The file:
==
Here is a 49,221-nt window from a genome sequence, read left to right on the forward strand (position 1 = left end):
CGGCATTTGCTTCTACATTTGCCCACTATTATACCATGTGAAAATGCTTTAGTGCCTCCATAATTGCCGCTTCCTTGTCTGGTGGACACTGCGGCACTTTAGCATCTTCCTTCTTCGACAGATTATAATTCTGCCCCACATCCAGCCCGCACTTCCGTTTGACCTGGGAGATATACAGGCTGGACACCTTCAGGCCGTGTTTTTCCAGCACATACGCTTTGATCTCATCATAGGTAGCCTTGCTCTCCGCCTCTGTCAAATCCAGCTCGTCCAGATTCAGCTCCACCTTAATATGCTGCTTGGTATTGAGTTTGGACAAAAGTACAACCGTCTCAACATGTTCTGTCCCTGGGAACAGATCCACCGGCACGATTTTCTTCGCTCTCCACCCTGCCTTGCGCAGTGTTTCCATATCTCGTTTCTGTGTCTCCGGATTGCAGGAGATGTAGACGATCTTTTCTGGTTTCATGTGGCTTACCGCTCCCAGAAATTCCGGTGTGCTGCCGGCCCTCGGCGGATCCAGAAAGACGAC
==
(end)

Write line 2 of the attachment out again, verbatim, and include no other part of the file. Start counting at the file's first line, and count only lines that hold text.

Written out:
CGGCATTTGCTTCTACATTTGCCCACTATTATACCATGTGAAAATGCTTTAGTGCCTCCATAATTGCCGCTTCCTTGTCTGGTGGACACTGCGGCACTTTAGCATCTTCCTTCTTCGACAGATTATAATTCTGCCCCACATCCAGCCCGCACTTCCGTTTGACCTGGGAGATATACAGGCTGGACACCTTCAGGCCGTGTTTTTCCAGCACATACGCTTTGATCTCATCATAGGTAGCCTTGCTCTCCGCCTCTGTCAAATCCAGCTCGTCCAGATTCAGCTCCACCTTAATATGCTGCTTGGTATTGAGTTTGGACAAAAGTACAACCGTCTCAACATGTTCTGTCCCTGGGAACAGATCCACCGGCACGATTTTCTTCGCTCTCCACCCTGCCTTGCGCAGTGTTTCCATATCTCGTTTCTGTGTCTCCGGATTGCAGGAGATGTAGACGATCTTTTCTGGTTTCATGTGGCTTACCGCTCCCAGAAATTCCGGTGTGCTGCCGGCCCTCGGCGGATCCAGAAAGACGAC